"Just a pet:" Why a Milwaukee non-profit won't chip in to help retired K9 with medical bills
MILWAUKEE (CBS 58) -- Milwaukee PD K9, Emo retired from the department roughly a year and a half ago. Soon after, his medical bills started mounting.
He needed a toe amputation after a work-related injury, a cyst on his tail needed attention, a tear on his skin required surgery, and because of other conditions, infections followed after some of those procedures. Those are just a few of the vet trips that turned into a $5,000 plus medical bill in the time since Emo retired.
When his handler, Christina Roesken, was first partnered with Emo, there was no such thing as the MPD K9 Foundation.
"I did go into this knowing he was my responsibility. I had no issues. I would never want to give him up," said Roesken.
In 2014, the MPD K9 Foundation was formed as a non-profit. In the 501(c)3's application to the State of Wisconsin, the group simply states their purpose is to "assist MPD with purchase and training of K9 officers."
The foundation isn't directly affiliated with MPD, but they work closely with the department's K9 Unit to pay for things that may not be covered in the city's budget.
When Emo's bills began to add up, Roesken made a request for help to the board.
"I made my first request with the original president of the board, and they had a lot going on... I understood. They were busy," said Roesken.
The vote was unanimous, and Roesken said they wouldn't help, and she was told he's 'just a pet.'
The MPD K9 Foundation says the handler is well-aware and signs forms that the dog is their responsibility after retirement.
"I didn't want an open spigot," said Roesken. "I didn't want them to pay for everything. I just wanted some help and I was told no."
When Emo's bills continued to climb, she sent another request a year later. The board didn't vote, but they did tell Roesken they were standing by their original decision, and that that are sticking with the "foundation's mission" by buying new K9s.
A former board member tells CBS58 the current board should have taken another vote. This board former member believes they should revisit the request because some of Emo's bills are duty-related. Emo retired in 2016, and during his duty, he responded to search warrants, drug sniffs and is most notably the officer that apprehended Najee Harmon, a man now convicted for shooting and injuring a Wauwatosa Police Detective.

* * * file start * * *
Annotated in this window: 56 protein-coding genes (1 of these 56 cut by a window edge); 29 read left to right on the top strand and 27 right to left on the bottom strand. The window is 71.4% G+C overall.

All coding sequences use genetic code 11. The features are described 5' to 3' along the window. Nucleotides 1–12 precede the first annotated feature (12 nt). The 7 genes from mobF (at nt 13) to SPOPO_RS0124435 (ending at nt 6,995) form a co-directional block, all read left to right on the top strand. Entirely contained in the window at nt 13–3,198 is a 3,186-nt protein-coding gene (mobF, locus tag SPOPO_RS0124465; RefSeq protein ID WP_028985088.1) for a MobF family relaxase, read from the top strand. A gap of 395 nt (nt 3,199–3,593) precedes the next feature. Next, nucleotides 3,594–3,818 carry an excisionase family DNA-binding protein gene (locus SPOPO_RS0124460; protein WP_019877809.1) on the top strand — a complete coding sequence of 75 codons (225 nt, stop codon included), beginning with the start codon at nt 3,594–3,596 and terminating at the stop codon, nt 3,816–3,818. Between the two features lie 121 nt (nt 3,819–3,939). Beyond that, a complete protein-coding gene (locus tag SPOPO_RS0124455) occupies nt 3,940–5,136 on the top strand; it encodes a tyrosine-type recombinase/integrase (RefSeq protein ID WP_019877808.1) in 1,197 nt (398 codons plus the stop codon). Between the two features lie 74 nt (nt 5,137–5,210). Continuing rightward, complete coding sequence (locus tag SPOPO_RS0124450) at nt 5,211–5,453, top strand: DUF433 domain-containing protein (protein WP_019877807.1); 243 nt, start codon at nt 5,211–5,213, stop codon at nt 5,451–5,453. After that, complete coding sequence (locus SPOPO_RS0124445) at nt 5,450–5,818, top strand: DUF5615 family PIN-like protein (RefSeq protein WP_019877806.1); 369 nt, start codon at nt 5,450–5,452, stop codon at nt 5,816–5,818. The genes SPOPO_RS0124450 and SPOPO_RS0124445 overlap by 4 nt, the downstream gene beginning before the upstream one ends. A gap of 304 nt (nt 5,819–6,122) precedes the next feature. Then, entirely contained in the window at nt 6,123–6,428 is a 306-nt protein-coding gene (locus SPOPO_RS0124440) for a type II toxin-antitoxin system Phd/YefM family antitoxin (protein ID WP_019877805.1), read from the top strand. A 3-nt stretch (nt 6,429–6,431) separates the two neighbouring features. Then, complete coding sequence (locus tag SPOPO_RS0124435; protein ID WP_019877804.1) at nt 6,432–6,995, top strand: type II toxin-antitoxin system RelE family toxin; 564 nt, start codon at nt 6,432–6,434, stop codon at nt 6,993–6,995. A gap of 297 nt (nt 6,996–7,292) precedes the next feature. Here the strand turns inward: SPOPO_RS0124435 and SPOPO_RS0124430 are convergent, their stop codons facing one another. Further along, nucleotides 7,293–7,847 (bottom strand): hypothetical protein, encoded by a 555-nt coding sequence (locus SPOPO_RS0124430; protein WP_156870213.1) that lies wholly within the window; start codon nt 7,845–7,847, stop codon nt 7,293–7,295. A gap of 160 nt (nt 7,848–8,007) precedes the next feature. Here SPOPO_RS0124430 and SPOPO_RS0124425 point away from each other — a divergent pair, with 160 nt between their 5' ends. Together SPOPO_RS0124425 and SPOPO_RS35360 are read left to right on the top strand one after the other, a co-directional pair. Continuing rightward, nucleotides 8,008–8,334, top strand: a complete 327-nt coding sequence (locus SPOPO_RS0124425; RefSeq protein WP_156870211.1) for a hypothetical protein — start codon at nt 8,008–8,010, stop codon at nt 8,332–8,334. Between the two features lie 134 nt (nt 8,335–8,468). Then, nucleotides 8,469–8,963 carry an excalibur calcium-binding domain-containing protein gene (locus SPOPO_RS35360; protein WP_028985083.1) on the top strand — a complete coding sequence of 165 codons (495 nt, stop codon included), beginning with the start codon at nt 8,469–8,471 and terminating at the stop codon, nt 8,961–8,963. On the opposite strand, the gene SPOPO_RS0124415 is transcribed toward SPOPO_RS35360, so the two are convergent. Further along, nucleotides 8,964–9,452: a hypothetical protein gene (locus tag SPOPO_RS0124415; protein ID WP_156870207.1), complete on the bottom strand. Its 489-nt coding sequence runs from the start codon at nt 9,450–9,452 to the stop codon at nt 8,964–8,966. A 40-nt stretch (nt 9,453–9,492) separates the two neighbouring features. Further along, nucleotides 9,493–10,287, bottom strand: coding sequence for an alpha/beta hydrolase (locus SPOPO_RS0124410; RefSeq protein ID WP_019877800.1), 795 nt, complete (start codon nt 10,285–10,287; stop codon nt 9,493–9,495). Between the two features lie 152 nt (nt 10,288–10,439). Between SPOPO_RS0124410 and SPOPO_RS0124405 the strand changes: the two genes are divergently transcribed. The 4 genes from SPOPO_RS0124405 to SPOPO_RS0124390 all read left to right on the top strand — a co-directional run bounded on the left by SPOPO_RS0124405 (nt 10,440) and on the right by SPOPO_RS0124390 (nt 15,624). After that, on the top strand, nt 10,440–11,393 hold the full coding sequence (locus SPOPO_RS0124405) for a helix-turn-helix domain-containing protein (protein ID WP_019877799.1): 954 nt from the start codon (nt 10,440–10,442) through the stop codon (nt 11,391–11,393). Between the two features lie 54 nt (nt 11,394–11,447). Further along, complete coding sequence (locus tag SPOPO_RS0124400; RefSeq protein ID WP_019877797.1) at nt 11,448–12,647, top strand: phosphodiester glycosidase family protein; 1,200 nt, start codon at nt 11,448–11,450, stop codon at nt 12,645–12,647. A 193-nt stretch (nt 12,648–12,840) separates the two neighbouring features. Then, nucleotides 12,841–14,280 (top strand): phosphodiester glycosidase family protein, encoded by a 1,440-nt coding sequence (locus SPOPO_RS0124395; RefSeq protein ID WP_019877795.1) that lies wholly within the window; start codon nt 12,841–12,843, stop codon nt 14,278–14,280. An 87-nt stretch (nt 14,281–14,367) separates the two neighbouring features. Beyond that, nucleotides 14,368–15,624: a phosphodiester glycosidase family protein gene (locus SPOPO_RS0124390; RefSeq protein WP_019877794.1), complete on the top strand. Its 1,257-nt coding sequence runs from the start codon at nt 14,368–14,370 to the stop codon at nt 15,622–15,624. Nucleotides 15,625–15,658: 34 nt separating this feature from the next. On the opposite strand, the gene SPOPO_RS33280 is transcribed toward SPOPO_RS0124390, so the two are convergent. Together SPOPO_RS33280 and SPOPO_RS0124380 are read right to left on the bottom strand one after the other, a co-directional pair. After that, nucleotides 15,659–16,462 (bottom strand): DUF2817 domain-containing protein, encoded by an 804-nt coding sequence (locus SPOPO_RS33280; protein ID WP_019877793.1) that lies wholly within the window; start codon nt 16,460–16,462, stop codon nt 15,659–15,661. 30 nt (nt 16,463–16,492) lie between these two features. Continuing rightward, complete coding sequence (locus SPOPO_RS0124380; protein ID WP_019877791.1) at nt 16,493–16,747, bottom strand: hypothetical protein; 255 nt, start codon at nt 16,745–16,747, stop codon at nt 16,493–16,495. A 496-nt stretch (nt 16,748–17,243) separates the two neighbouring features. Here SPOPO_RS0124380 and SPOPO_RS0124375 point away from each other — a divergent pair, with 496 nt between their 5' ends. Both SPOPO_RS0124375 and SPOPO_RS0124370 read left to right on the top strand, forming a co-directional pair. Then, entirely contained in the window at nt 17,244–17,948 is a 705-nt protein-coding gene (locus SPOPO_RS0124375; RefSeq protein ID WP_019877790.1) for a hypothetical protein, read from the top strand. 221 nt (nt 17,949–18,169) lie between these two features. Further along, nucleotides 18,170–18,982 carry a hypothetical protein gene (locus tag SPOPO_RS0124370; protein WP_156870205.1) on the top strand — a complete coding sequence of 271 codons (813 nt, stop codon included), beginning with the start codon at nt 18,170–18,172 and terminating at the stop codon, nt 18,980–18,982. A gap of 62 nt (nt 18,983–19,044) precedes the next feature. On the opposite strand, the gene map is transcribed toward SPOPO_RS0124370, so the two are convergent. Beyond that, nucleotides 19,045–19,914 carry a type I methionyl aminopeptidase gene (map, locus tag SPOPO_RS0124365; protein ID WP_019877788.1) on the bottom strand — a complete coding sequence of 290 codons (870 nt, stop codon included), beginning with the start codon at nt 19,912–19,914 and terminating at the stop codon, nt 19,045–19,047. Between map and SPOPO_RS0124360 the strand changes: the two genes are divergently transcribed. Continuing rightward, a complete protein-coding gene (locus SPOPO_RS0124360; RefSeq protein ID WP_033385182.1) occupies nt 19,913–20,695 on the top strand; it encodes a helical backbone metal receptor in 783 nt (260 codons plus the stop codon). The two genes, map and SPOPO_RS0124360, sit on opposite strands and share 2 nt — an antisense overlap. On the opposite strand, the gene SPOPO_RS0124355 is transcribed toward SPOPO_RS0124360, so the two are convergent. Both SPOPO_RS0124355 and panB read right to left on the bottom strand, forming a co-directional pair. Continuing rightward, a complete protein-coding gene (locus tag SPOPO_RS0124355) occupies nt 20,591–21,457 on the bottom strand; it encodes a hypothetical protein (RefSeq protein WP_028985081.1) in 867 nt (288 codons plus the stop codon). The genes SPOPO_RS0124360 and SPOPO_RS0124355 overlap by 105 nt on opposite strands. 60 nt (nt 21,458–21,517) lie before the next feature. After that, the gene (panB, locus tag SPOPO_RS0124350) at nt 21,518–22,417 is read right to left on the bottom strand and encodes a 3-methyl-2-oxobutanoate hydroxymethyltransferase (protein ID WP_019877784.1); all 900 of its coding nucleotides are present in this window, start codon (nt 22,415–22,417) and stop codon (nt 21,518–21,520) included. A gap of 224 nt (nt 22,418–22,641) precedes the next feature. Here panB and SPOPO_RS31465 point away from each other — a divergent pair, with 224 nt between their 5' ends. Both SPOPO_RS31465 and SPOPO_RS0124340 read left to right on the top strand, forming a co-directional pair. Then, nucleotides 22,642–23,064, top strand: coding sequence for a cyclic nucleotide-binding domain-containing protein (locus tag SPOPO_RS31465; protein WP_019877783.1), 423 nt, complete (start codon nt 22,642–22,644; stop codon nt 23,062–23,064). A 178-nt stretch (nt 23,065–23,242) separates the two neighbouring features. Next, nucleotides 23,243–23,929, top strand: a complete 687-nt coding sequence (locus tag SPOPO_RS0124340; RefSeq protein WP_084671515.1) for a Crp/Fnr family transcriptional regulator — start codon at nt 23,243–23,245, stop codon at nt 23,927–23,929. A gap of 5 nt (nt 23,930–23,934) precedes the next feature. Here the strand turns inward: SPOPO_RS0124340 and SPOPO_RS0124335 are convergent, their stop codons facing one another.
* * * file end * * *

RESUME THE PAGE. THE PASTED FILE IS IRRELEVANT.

Last week Emo suddenly became sick again. After a trip to the emergency vet, he's home and recovering, but Roesken knew she couldn't turn to the MPD K9 Foundation for help.
"This last sickness I had enough. It broke me because I thought I was going to lose him, and I decided to come out and let it be known that the foundation wasn't helping. I wasn't asking for 5000 dollars. I was asking for help," said Roesken.
Roeskin posted on Facebook. She says many officers and donors she has come into contact with don't know that their donations won't go towards retired K9s.
"Both Emo and I worked hard to help the foundation get money. Before he retired and even after he retired I helped them raise money, Emo helped them raise money. To be discarded -- 'you're no longer a part of us and he's just your pet now.' It was disappointing," said Roesken.
Despite what Roeskin was told, during a MPD K9 Foundation fundraiser in 2017, three Milwaukee Police detectives say they were told money will be used for dogs in retirement.
The MPD K9 Foundation's board president spoke with CBS 58.
"I have been called out as posting a cold-hearted, or cruel response. I did not intend on this. I was merely stating the facts as clearly as I could. I tried to assure all commenters that this decision was not made lightly," said Robert Zenoni. " We talked for the entire meeting about it before voting and we also vowed to revisit the issue of retired K9’s in the future. Our current mission is to support the MPD and it’s K9 unit. We would love to have an endless supply of funding that would allow us to care for all retired working dog. That isn’t the case."
The foundation also posted on Facebook after Roeskin's post gained traction.
Roesken says she is still disappointed on Emo's behalf, and she wants people to be aware of where the money is going.
"The money that goes to them -- it goes to buy dogs, to buy equipment, and things like that, but obviously once a dog is retired they no longer matter to the foundation," said Roesken. "I understand people wanting to give money to the foundation to support the unit, but I think they should also know a dog like Emo, who risked his life for 9 years ... the foundation has no time for."
A friend created a GoFundMe page for Emo because he had protected her as an officer. The page says, "Emo has risked his life on more than one occasion. It's time to give back to Emo for all of his hard work."
To visit Emo's GoFundMe, Click here.